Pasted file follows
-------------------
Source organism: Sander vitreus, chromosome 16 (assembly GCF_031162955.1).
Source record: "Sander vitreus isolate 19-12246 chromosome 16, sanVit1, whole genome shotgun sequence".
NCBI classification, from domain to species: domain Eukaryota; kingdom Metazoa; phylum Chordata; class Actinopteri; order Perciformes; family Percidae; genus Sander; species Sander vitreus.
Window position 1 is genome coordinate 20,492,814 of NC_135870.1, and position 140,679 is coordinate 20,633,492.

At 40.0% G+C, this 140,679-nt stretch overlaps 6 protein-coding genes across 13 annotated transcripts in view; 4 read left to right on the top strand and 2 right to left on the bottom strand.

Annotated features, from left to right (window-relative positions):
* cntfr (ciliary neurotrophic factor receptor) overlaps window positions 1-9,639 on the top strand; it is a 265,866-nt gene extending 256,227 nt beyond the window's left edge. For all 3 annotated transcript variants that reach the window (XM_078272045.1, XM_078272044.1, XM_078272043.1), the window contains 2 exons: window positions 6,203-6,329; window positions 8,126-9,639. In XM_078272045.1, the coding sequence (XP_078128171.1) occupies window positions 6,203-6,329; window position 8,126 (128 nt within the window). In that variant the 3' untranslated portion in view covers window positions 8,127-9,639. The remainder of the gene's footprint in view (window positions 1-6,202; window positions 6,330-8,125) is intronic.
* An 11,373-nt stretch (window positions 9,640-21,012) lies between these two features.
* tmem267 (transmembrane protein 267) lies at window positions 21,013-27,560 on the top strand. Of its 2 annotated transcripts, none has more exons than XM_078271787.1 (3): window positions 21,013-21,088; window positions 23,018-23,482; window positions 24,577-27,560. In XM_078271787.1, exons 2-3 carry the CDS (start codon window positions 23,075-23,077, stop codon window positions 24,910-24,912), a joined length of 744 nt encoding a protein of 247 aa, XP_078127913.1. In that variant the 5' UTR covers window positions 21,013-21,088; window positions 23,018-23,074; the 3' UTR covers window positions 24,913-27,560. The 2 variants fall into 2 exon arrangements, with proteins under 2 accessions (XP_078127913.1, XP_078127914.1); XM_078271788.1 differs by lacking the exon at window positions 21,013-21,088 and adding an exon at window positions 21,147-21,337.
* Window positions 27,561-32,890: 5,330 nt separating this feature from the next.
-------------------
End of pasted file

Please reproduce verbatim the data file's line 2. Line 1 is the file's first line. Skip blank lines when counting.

Source record: "Sander vitreus isolate 19-12246 chromosome 16, sanVit1, whole genome shotgun sequence".